News for Independent Business Unemployment Enhancement Expires - Will Benefits go Down from...

Unemployment Enhancement Expires – Will Benefits go Down from Here?

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GOP lawmakers are considering reducing unemployment benefits to as low as $200 per week to encourage Americans to look for jobs and mitigate the unprecedented surge in federal spending.

Republicans argue that the $600 per week currently offered is keeping people at home because it’s more money than many workers would earn at their jobs. Democrats insist the benefits will spur economic growth.

According to federal data, the $600 per week benefit combined with state benefits is more money than what 68% of unemployed workers eligible for those benefits made at their jobs.

I know several people in my personal life who have quit their jobs or dropped to part-time work to collect unemployment benefits. This trend exposes serious flaws in the system and proves that a large percentage of people will choose to stay unemployed if given the chance.

The $600 per week federal lifeline is set to expire July 31st, but House lawmakers have already approved a $3 trillion package to extend those benefits through the end of the year. Senate Majority Leader Mitch McConnell is hoping to pursue a smaller package worth $1 trillion.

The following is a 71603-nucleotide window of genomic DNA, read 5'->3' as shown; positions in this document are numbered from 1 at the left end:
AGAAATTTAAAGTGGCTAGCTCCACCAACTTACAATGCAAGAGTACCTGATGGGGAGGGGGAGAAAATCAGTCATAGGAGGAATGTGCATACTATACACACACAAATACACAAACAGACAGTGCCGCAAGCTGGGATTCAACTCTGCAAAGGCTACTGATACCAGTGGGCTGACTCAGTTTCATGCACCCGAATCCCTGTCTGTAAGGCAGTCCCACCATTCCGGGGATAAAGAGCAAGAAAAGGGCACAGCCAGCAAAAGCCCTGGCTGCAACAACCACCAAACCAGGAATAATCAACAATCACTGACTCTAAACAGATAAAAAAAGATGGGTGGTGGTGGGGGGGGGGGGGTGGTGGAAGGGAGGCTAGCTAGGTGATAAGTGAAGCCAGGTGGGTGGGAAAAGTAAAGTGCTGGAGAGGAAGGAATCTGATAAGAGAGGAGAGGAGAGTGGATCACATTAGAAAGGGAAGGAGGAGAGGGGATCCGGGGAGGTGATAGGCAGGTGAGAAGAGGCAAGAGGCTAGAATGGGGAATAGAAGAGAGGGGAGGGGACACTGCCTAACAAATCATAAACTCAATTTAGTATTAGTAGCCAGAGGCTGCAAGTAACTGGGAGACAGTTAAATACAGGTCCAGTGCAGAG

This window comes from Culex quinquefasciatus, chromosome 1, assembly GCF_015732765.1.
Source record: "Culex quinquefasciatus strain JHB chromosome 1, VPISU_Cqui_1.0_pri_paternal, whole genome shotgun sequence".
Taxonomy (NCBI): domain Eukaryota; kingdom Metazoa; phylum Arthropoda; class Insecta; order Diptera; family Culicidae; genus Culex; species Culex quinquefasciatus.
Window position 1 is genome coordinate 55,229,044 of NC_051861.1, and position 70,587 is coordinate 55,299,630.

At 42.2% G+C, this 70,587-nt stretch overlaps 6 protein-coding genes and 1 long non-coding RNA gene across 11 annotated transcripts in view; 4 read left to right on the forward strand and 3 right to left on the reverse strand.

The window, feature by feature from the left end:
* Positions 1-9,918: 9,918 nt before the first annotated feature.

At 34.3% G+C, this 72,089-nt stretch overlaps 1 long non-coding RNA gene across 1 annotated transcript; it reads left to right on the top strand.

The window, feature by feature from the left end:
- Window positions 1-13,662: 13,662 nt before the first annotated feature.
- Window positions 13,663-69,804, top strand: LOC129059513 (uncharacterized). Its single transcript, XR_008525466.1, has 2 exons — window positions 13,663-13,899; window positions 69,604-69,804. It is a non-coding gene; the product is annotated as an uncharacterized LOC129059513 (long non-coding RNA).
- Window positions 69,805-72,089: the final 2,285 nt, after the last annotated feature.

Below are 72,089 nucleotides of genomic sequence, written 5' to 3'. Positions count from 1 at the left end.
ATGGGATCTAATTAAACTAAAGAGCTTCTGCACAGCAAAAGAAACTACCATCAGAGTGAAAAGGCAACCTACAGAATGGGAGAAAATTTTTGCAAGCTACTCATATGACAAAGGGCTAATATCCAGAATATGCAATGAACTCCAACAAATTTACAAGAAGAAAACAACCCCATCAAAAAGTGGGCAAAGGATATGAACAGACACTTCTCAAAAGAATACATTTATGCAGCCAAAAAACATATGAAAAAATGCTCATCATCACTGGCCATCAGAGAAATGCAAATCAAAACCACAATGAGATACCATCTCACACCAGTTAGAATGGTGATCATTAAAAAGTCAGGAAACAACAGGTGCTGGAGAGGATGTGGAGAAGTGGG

Republicans are also looking to reduce the amount of unemployment cash offered to individuals who were high-earners before the pandemic and to limit the next round of stimulus checks to low-income individuals.

President Trump wants to add a payroll tax cut and liability protections for businesses in the next COVID-19 relief legislation.

In the meantime, as many as 20 million Americans who are still working have faced pay cuts or logged fewer hours as businesses struggle to remain afloat during the pandemic. According to ADP data, a majority of pay cuts will affect the top 40% of wage earners. Surveys suggest Americans won’t look for better jobs, as they believe they have a less than 50% chance of finding a better-paying job within the next three months.

“We have an income crisis that is even larger than a jobless crisis,” says Claudia Sahm, director of macroeconomic policy at the Washington Center for Equitable Growth.

According to mortgage data company Black Knight, as many as 4.3 million American homeowners missed their mortgage payments in May (the highest since 2011). Food banks throughout the country have seen their demand increase by up to 50%.

As noted by former Labor Department official Jane Oates, smaller paychecks threaten to exacerbate the coming economic recession as Americans use their money for bills, groceries, and other necessities.

“The speed of recovery is really directly aligned to how consumers are behaving,” says Oates. “And if people don’t have money, they’re not spending it.”

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